Outdoor event draws country stars
PICKSTOWN -- It's practically a country music convention.
Andy Griggs, Ty Herndon, Jamie O'Neal and the Mavericks all will perform Friday at the Fort Randall Casino and Hotel's Taste of Country, end-of-summer outdoor concert.
"We're expecting a good turnout," said Samantha Sully, marketing director for the casino, which is located between Pickstown and Wagner along Highway 46.
Sully said 491 tickets had been sold by Wednesday night, but the annual concert typically draws strong walkup sales. The capacity for the show is more than 1,000 people.
Tickets are $30 in advance or $40 the day of the show, and are available at ftrandallcasino.com, (800) 362-6333 or the casino's gift shop.
The night will begin at 6:30 p.m. with the Guitars and Country Stars tour, feature Herndon, Griggs and O'Neal. Griggs' notable singles include, "She's More" and "You Won't Ever Be Lonely." Herndon's hits include "What Mattered Most," "Living in a Moment" and "It Must Be Love." O'Neal, the lone female performer in the lineup, has recorded hits like "There is No Arizona" and "Somebody's Hero."
The Mavericks are slated to take the stage around 8:30 p.m., and band drummer Paul Deakin said the group always looks forward to the chance to play live shows.
"Making records is wonderful, but we're performers. Most people who do this for a living, that's where you get your primary enjoyment, is performing live," he said. "Hopefully, people will have fun."
The Mavericks' biggest mainstream success lasted through most of the 1990s, with singles like "What a Crying Shame," "O What a Thrill" and "All You Ever Do Is Bring Me Down."
It's the band's 25th year, including the eight-year break the group took. Deakin said the group got a little burned out, and decided to call it quits. But in the years since, band members received multiple fan requests to see a Mavericks reunion. When the group got a serious offer to do a small number of shows as a kind of reunion tour, they decided to give it a chance. When they got in the studio, Deakin said, it just fell into place.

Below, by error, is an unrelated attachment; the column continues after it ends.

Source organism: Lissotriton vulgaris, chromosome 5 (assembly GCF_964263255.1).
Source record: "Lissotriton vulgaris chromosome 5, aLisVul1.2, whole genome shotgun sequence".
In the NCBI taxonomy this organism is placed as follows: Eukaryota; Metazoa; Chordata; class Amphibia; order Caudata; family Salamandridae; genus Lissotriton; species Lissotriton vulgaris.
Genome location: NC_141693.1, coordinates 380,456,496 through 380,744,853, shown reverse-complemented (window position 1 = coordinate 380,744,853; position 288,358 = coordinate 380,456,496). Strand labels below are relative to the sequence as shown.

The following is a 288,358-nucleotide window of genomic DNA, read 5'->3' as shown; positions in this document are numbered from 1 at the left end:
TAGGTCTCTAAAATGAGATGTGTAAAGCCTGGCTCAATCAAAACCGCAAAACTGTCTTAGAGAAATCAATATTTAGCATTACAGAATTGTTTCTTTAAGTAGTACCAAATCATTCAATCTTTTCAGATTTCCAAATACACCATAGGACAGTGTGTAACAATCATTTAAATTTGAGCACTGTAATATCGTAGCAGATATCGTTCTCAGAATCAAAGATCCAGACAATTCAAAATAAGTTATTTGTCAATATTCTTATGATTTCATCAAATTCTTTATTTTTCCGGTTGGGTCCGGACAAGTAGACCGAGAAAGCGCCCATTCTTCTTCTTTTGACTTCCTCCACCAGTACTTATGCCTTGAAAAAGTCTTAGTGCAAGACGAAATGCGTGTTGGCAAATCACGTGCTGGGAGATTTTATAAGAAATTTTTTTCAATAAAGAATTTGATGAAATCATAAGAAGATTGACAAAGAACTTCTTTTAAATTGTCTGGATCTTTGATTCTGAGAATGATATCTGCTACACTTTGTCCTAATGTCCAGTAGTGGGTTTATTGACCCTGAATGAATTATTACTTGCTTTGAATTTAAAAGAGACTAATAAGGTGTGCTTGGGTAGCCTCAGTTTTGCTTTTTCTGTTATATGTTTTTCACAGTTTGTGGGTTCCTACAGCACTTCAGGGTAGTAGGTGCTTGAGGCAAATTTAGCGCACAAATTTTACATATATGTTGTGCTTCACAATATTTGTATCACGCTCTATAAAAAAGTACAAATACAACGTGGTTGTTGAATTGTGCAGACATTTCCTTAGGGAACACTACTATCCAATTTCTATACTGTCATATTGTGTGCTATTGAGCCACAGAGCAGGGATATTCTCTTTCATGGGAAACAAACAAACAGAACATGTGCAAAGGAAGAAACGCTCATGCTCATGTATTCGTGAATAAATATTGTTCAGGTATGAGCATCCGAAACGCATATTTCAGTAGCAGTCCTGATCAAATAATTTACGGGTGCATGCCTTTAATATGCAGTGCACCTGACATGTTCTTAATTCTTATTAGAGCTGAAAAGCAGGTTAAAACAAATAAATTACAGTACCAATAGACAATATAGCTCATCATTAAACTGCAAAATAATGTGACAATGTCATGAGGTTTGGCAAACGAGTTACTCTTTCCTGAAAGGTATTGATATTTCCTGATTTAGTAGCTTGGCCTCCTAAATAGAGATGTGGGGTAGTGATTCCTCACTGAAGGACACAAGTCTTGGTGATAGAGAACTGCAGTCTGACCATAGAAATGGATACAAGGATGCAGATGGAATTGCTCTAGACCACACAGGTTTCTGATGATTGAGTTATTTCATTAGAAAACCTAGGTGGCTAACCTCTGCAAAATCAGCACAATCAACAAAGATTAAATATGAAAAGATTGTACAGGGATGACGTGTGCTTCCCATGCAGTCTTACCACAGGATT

"There's a magic that happens when this group of people gets together," he said. "There's a chemistry that's kind of inexplicable."
That was in 2012, according to band press materials, and Deakin said the group is still having fun. They have stayed busy recording and performing, and he said a new record will be available at the beginning of 2015. Their new records have received critical acclaim, but not much mainstream airplay in the U.S. -- something Deakin said the band has always dealt with. He attributes that to country radio's shrinking market -- radio stations are playing it safer and safer, but The Mavericks prefer not to be pigeonholed by genre.
"Country is a big part of what we feel, but we've allowed many other genres to creep into the music," he said. "I think in today's music, there's more opportunity for that. People cross-pollinating genres, it keeps music fresh."
He said the group's brotherhood is stronger than ever, and is grateful for the significant fan base that has remained loyal through the years.
"I knew there were some fans still out there, but I didn't realize there was this many," he said. "We love what we do, and we're not going anywhere."